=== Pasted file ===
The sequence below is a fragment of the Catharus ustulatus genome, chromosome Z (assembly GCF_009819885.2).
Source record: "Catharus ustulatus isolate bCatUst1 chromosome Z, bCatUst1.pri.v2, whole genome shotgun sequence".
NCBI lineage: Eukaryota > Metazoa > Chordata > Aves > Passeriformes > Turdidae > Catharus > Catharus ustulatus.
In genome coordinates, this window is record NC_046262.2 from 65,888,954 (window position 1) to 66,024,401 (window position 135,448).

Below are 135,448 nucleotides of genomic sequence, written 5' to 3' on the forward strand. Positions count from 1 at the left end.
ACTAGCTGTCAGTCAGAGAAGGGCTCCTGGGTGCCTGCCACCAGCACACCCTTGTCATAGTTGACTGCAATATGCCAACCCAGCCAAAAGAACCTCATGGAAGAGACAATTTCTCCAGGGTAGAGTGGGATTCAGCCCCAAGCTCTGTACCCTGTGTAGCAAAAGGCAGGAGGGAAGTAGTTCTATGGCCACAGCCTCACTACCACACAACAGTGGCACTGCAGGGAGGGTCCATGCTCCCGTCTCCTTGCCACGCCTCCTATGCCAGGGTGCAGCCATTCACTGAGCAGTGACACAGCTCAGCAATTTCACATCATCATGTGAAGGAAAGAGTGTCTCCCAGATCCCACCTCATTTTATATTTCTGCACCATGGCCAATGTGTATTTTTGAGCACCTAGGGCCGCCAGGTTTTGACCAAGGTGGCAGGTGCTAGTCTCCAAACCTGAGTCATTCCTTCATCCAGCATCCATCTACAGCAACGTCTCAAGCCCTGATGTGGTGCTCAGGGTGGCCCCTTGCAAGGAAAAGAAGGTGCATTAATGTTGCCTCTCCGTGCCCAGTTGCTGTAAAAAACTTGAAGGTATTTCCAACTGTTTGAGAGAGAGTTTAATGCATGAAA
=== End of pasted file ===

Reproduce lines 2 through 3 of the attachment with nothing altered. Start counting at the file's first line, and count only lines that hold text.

Source record: "Catharus ustulatus isolate bCatUst1 chromosome Z, bCatUst1.pri.v2, whole genome shotgun sequence".
NCBI lineage: Eukaryota > Metazoa > Chordata > Aves > Passeriformes > Turdidae > Catharus > Catharus ustulatus.